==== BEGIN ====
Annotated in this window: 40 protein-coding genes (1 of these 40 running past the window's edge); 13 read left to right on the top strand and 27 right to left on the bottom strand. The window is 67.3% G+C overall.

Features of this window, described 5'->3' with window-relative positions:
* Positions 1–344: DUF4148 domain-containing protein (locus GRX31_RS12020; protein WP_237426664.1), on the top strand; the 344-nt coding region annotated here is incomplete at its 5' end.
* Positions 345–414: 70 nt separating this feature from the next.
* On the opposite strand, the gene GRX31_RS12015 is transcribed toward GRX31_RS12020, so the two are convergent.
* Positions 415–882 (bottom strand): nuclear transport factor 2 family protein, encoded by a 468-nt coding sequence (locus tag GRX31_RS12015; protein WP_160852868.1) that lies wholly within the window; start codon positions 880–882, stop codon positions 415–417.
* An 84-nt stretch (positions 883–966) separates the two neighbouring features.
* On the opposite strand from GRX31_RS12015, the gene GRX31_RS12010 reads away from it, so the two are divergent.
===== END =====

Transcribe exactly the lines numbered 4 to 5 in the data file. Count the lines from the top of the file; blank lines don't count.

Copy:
* Positions 345–414: 70 nt separating this feature from the next.
* On the opposite strand, the gene GRX31_RS12015 is transcribed toward GRX31_RS12020, so the two are convergent.